Jack Ludlam


Your employer brand is your reputation as an employer and your value proposition to employees. It’s what attracts, engages and retains your people.

The strength of your employer brand determines how well you can attract new employees, engage existing employees and prevent them from wanting to leave you. Beyond that, a strong employer brand can positively impact your business from day-to-day operations right down to your bottom line.

In contrast, a negative reputation as an employer may even prevent customers from wanting to work with you in the first place. This is something we have seen among businesses during the pandemic, whereby the negative impact of poorly communicated decisions has permeated both employees and customers. In addition to scarring their employer brand, some companies have also lost customers and partnerships as a direct result of their reputation as an employer.

Let’s break down the key benefits of a strong employer brand:

It builds your pipelines and talent pools
More candidates will approach you to apply for your roles – therefore you won’t have to work as hard to go out and find them.

It saves you money
Primarily because your attractiveness means you’ll have to spend less money to reach the talent you want in the first place and also because you’ll much less likely need to overpay a candidate to secure their talent in what is currently an extremely competitive market.

It helps you deliver to your customers
Now you’ve secured the talent you want, you’ve got more capacity, more competence and employees who are really driven to see your business succeed.

So, now that we have an understanding of its importance, what does a strong employer brand look like?

Your employer branding content (social media, careers website, onboarding documents)  should be designed specifically for the type of talent you’re trying to attract to your business.

To do this, you need to start by asking yourself who those candidates are. What do they want to achieve? What drives them? Build out personas for each type of candidate, in as much detail as you can, and use this as the anchor for every piece of employee-facing content you produce.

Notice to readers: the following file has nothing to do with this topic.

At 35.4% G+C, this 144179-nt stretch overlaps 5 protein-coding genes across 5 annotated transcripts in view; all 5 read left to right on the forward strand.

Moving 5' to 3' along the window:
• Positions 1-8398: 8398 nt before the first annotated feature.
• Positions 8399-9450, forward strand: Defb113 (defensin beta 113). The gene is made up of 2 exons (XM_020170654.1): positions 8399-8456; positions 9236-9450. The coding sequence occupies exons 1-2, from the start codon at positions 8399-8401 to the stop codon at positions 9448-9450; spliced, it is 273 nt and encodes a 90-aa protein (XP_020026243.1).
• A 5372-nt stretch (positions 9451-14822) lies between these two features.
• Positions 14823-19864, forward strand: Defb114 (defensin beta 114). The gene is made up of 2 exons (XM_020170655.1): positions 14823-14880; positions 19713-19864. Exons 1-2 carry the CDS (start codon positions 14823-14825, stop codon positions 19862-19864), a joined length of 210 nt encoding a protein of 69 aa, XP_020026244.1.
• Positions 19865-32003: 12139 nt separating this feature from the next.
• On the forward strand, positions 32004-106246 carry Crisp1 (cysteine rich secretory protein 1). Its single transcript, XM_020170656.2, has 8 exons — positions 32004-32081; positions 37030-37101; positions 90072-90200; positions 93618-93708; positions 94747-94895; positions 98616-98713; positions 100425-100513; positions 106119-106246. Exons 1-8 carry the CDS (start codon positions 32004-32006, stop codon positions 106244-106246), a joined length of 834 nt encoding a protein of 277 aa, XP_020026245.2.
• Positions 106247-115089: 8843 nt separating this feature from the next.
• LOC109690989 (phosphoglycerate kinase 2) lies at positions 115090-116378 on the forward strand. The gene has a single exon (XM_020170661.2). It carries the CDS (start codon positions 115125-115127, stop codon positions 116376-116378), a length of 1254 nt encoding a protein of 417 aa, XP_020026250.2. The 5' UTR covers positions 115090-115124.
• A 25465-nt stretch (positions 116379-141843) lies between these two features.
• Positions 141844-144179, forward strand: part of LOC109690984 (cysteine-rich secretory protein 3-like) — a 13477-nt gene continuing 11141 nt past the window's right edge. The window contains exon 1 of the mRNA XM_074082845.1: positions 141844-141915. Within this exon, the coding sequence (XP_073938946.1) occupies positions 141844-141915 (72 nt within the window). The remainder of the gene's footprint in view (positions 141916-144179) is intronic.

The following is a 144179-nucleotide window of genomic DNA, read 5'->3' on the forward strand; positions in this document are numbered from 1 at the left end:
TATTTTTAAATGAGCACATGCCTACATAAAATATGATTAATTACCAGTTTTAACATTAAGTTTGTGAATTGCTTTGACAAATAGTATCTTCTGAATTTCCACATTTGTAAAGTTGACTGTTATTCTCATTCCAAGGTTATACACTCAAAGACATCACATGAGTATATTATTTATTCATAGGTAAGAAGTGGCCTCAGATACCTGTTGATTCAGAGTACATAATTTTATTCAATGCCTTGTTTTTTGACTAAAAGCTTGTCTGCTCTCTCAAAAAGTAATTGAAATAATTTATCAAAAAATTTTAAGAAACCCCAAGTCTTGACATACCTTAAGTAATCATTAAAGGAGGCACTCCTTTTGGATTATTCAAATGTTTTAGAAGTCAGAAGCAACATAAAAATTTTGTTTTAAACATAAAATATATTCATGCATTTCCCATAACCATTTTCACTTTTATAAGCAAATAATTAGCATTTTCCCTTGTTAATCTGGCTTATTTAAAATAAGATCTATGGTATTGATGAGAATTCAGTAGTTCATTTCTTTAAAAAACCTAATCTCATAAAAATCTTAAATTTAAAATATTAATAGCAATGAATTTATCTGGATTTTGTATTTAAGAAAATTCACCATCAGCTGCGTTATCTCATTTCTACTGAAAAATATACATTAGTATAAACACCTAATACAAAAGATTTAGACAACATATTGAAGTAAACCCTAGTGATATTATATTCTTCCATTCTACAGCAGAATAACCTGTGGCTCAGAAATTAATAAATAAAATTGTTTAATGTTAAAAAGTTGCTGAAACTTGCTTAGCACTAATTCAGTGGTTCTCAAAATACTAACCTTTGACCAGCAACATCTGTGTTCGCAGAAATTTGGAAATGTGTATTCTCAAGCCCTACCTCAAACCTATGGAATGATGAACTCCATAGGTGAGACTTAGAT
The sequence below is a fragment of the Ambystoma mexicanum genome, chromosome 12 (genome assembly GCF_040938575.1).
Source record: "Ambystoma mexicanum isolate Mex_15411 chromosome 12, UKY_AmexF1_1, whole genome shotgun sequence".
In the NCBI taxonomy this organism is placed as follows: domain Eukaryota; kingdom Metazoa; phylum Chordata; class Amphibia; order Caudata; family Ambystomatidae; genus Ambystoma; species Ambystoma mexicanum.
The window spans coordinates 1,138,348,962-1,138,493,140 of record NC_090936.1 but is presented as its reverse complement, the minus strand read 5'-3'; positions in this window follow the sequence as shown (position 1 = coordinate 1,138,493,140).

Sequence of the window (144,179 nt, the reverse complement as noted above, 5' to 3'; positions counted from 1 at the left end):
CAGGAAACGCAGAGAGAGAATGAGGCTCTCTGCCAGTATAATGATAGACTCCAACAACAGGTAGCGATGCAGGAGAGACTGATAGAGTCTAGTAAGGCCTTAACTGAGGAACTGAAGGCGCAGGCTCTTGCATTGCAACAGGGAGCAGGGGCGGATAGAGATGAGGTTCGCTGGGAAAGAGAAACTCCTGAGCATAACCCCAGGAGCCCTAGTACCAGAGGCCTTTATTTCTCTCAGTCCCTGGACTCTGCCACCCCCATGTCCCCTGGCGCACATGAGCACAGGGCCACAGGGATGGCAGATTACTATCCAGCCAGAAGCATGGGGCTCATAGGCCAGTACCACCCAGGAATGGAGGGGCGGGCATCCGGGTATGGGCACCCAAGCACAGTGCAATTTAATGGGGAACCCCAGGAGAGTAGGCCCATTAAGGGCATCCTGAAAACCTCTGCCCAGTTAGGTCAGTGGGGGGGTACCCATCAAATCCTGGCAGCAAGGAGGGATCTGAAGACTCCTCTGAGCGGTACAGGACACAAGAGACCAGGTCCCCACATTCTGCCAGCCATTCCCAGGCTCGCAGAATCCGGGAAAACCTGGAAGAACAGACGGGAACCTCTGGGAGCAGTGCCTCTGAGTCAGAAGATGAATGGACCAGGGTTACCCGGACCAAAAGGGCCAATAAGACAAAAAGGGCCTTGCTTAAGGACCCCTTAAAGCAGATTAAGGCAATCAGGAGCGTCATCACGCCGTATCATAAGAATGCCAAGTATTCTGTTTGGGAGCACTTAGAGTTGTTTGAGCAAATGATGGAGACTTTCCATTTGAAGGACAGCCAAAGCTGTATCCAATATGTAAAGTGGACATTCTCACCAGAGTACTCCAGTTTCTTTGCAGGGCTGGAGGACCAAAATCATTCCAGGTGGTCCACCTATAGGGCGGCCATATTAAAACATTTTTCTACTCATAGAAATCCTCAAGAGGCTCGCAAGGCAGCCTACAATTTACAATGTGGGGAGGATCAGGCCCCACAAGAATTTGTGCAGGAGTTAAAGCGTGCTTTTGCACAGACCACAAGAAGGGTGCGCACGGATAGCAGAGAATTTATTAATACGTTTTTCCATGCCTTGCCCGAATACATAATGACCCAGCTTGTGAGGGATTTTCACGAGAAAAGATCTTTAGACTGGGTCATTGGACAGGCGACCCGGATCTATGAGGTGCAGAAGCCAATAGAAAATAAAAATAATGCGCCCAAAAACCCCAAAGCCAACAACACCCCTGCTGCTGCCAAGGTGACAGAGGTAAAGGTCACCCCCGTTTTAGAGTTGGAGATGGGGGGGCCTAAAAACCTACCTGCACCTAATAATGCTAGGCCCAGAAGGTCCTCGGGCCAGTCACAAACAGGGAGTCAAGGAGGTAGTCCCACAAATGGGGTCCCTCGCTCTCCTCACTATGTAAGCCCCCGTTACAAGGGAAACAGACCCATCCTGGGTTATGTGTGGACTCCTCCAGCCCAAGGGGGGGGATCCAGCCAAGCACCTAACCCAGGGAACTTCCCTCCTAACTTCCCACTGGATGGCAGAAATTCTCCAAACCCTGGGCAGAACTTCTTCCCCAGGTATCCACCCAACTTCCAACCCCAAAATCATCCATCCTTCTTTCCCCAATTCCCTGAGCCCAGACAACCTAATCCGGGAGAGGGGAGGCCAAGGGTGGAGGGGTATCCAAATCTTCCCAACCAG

Encourage training & growth for existing employees
Whilst external courses and accreditations for employees may not always be feasible, you can still foster an internal environment where learning and development are encouraged.

Ensure employees have access to a clear, detailed competency framework that shows them exactly what is expected of them, technically. Gather your company values and behavioural expectations into a single, centralised document so that employees can understand what is expected of them from a behavioural standpoint.

Stay active on social media
Utilise the enormous reach social media offers to tell the story of your company. Why do you exist? Where are you heading? What would people love about your founder(s)? Then, alongside company posts, leverage your employees as advocates of your business and empower them to tell their own stories about your business and where it is taking them, personally!

Expert partners can always help you along the way with strategy, content and ideas, but the two key pillars of any employer brand activity should always start with you: building a robust understanding of what makes a strong employer brand and consistently investing effort into showcasing it to your employees; both current and potential.


Jack Ludlam


More like this...

Wednesday 18 May, 2022

Meet your Talent Partner: Shelley

Today we get to know Shelley, how she works with her customers and her favourite ways of working



Shelley Wright